Bill Paxton’s Death: What Happened…and Are You at Risk?

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Bill Paxton’s DeathWhen Jennifer Aniston stepped on stage at the Oscars and delivered an emotional tribute to Bill Paxton, she could barely keep back the tears.

Bill Paxton, 61, who passed away the day before the awards ceremony, was a well-known Hollywood veteran whose versatile career lasted five decades. He died of a stroke following heart surgery.

Bill Paxton: What Went Wrong?

Surgeries of any kind—and especially those on the heart—come with inherent risks and can be quite dangerous. Paxton, like anyone who’s undergone surgery, was reportedly quite nervous leading up to the procedure, but there’s no way he or his family could have predicted this outcome. What’s even worse is that Bill Paxton’s death may have been preventable; I remember a 2008 study reporting that approximately one-third of in-hospital coronary artery bypass graft deaths are avoidable.

And although I don’t know when Paxton underwent surgery and what specifically it was for, I do know that death is a legitimate risk for those trying to recover.

Heart Health: Don’t Take it for Granted

Paxton did not appear to be a person who was at high risk for heart complications. That said, looks can be deceiving. People who are slender, like Paxton was, typically don’t draw the attention of doctors and other concerned parties when it comes to heart health. And if you’re someone who’s in decent shape, it’s not something you should take for granted, either.

Solution? Avoid Heart Surgery

The best way to limit your chances of undergoing heart surgery is to take preventative measures to protect your heart. Of course, there will always be genetic conditions that influence risk, but eating a healthy, balanced diet, getting adequate exercise, limiting alcohol, and not smoking can all remarkably improve your chances of maintaining a healthy heart.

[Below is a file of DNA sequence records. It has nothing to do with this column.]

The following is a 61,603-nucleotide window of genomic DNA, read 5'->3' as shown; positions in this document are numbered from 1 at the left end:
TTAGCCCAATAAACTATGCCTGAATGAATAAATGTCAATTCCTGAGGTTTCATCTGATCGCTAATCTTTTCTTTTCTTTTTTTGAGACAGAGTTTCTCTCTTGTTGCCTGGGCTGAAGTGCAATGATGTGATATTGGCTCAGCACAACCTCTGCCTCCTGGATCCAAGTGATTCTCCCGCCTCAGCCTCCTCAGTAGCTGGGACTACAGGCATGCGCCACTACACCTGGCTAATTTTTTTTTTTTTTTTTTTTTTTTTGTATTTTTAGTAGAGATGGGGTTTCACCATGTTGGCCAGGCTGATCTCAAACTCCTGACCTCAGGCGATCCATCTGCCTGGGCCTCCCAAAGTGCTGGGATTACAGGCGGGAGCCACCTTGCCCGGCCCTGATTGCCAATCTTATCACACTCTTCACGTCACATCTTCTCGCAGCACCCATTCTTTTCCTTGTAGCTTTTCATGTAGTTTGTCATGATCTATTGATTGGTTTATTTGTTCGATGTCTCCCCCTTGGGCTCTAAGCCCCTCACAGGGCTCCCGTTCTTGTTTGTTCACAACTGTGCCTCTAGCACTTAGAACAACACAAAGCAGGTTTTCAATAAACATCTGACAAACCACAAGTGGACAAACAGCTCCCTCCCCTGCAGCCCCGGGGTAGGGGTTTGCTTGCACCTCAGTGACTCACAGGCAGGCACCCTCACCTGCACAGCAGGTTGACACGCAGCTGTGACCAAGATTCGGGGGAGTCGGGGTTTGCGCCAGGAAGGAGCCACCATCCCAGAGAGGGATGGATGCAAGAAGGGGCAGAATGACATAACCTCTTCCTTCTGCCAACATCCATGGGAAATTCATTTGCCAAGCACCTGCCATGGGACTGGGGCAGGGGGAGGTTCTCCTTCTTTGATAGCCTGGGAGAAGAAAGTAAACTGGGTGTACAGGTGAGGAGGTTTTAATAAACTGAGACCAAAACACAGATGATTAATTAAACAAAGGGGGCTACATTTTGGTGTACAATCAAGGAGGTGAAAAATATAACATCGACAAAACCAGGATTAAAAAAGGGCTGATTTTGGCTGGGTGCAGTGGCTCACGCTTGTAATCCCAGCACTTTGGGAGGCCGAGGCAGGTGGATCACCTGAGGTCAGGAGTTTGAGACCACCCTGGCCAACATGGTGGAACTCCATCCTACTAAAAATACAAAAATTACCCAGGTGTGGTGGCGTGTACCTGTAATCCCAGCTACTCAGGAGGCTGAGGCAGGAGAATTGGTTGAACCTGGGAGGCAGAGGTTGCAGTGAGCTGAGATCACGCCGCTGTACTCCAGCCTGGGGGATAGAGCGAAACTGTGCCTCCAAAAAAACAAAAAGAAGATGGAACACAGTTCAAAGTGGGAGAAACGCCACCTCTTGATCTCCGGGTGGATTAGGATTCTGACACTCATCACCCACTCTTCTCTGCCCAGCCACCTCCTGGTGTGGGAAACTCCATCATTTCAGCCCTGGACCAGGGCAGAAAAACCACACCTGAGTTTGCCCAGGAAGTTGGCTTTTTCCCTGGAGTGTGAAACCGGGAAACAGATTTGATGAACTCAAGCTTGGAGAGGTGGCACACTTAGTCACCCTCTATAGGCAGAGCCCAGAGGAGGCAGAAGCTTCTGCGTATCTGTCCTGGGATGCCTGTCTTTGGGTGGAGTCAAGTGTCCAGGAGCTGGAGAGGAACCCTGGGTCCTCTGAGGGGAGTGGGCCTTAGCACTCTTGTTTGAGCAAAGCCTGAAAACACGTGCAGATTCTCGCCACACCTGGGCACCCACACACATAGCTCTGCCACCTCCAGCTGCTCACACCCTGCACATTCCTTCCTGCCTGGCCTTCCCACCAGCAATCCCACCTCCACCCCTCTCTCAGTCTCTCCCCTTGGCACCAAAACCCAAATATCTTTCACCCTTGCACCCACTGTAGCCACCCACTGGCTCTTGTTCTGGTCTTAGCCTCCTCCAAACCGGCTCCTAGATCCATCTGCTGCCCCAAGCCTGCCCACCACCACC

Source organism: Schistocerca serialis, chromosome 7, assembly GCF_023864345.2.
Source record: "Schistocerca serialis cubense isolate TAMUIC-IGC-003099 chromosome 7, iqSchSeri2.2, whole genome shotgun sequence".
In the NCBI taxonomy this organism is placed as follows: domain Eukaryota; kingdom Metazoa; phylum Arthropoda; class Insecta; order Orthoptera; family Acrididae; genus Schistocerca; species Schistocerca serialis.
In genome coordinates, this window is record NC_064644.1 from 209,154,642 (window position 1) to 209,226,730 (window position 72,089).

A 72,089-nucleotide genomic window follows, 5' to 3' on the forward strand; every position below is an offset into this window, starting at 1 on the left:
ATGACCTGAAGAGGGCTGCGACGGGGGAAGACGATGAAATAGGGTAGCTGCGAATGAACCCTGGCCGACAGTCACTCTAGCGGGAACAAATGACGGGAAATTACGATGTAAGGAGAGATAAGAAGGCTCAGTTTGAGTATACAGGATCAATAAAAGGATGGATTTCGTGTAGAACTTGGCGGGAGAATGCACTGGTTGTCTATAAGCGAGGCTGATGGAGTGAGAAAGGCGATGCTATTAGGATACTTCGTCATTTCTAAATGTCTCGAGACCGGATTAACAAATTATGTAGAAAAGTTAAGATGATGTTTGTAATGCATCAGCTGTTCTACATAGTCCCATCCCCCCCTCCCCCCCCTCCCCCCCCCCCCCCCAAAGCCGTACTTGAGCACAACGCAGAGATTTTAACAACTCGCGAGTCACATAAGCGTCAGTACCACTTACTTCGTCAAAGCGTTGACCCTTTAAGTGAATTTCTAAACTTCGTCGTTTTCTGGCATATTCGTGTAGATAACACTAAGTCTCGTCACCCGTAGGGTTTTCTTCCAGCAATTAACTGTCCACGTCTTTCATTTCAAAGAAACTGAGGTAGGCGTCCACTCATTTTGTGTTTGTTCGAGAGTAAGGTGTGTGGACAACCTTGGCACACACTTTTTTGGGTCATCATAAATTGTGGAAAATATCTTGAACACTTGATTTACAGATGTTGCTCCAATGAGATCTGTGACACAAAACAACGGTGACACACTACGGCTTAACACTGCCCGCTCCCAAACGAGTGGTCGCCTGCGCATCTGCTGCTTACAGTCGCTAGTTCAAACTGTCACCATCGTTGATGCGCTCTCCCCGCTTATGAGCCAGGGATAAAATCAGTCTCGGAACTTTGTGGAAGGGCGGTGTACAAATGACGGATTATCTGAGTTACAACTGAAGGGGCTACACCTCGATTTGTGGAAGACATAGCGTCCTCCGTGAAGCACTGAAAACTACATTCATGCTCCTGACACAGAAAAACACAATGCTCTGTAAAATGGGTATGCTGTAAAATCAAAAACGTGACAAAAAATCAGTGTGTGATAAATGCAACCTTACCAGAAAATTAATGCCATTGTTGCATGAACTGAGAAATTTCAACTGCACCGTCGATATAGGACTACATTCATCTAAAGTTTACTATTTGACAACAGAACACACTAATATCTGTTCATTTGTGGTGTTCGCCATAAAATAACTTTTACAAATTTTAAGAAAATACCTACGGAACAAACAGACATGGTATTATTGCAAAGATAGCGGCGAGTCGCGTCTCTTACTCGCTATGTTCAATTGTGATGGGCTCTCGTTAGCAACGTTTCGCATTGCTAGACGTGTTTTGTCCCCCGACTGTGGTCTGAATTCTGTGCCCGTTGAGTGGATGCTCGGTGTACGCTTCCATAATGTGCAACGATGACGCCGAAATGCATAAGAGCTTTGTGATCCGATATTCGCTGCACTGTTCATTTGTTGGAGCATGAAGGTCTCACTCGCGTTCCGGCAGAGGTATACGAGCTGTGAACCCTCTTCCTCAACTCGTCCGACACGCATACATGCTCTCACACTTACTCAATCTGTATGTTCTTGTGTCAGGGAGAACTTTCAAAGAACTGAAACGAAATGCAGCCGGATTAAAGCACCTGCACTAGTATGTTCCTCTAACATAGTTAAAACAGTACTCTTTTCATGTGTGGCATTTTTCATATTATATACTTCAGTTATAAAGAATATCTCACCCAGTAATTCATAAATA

What’s even better is that these measures can have an impact relatively quickly. For example, eating a diet that’s low in processed and refined foods can improve your cholesterol profile and HDL/LDL ratio. Increased HDL in your bloodstream—as a result of consuming healthy fats like those found in fish, nuts, avocado, olive oil, and omega-3 supplements—can lower blood pressure by clearing out arterial plaque that stymies blood flow.

Regular exercise can lead to an overall drop in blood pressure and improved cardiovascular efficiency. In the long term, exercising and spending more time on your feet can extend life, improve health, and significantly reduce the risk of cardiovascular troubles.

Of course, there are no guarantees that you can avoid heart issues or heart surgery. And, depending on your current fitness level, you may need to see a doctor before beginning any type of fitness routine. But by starting out small and making better decisions with regards to what you eat and how you spend your time, you may improve your heart health and lower the risk of a future surgery.

Sources for Today’s Article

Campbell, K., “Bill Paxton Was Nervous About Heart Surgery That Led to His Death, Director Doug Liman Says,” Us Weekly, February 26, 2017;, last accessed February 27, 2017.

Guru, V., “Relationship Between Preventability of Death After Coronary Artery Bypass Graft Surgery and All-Cause Risk-Adjusted Mortality Rates,” Circulation; 2008;117:2969-2976. Originally published June 9, 2008.

“HDL Cholesterol: The Good Cholesterol,” WebMD;, last accessed February 27, 2017.

“Exercise: A drug-free approach to lowering high blood pressure,” Mayo Clinic, August 6, 2015;, last accessed February 27, 2017.